A machine learning model to assess colorectal cancer risk using whole blood samples
Colorectal cancer is the third most commonly occurring cancer in men and the second in women. Early detection and treatment have contributed to an overall dropping of the death rate for several decades, but the death rate has been steadily increasing for those younger than 55. Screening with a colonoscopy remains the gold standard for early detection, but this is an invasive procedure typically only recommended to those 55 and older who are at higher risk. The patient adherence to colonoscopy for those older than 55 is also estimated to be only 60%. Adherence with stool-based screening methods is also reported to be less than 50%. There is a need for non-invasive screening methods that improve the utilization of colorectal cancer screening.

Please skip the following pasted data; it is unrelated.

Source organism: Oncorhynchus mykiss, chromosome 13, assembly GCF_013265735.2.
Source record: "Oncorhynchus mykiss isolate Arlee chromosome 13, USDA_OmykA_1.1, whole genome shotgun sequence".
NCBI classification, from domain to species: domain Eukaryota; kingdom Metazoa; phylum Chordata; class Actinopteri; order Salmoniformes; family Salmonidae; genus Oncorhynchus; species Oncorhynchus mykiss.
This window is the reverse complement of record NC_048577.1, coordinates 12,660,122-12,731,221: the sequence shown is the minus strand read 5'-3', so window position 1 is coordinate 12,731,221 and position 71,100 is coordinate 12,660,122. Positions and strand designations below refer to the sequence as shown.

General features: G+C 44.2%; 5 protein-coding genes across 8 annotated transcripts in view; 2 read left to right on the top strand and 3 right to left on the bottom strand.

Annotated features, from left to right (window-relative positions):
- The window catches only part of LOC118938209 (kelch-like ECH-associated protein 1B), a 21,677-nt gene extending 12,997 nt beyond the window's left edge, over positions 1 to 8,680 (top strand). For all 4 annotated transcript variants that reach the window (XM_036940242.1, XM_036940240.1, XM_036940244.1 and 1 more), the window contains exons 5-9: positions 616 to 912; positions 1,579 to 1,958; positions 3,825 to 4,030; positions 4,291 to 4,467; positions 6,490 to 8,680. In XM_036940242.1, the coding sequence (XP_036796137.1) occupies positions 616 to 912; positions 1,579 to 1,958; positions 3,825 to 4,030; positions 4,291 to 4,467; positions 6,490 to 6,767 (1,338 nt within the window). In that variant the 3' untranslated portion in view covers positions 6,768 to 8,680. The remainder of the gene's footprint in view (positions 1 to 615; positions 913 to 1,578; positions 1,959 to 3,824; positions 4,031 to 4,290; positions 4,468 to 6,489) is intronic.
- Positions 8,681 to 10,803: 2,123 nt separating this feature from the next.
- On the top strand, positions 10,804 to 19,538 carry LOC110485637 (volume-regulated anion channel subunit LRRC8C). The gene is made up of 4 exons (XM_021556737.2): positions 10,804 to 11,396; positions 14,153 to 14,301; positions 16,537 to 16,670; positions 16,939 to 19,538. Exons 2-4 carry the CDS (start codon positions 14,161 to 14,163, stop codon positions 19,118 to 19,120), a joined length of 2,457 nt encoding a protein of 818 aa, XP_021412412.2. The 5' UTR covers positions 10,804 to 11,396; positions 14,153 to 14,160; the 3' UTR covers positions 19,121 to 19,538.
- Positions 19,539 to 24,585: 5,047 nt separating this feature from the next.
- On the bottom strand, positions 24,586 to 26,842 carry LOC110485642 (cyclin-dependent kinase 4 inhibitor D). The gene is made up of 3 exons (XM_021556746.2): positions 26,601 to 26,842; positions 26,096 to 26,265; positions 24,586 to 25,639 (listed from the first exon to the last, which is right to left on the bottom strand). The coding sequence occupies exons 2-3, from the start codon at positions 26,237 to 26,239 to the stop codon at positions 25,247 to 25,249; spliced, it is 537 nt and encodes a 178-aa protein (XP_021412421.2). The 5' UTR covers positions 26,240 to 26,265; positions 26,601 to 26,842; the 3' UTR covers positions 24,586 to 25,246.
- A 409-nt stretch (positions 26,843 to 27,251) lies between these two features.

Duke inventors have reported a machine learning model to assess colorectal cancer risk using a single whole blood sample. This is intended to be integrated into clinical workflow, used to screen patients, and inform decisions about the need for more invasive treatment or screening strategies. This algorithm operates using information about age, gender, hemoglobin, hematocrit, white blood count, and platelets. These analytes are routinely collected as part of a complete blood count. This technology has been demonstrated to perform competitively against EarlySign’s ColonFlag using 550,000 complete blood counts from a cohort of 50,000 patients.
- Very simple to run
- Can be integrated into electronic health records or lab information systems
- Data quality and approach to data curation differentiates technology from those currently available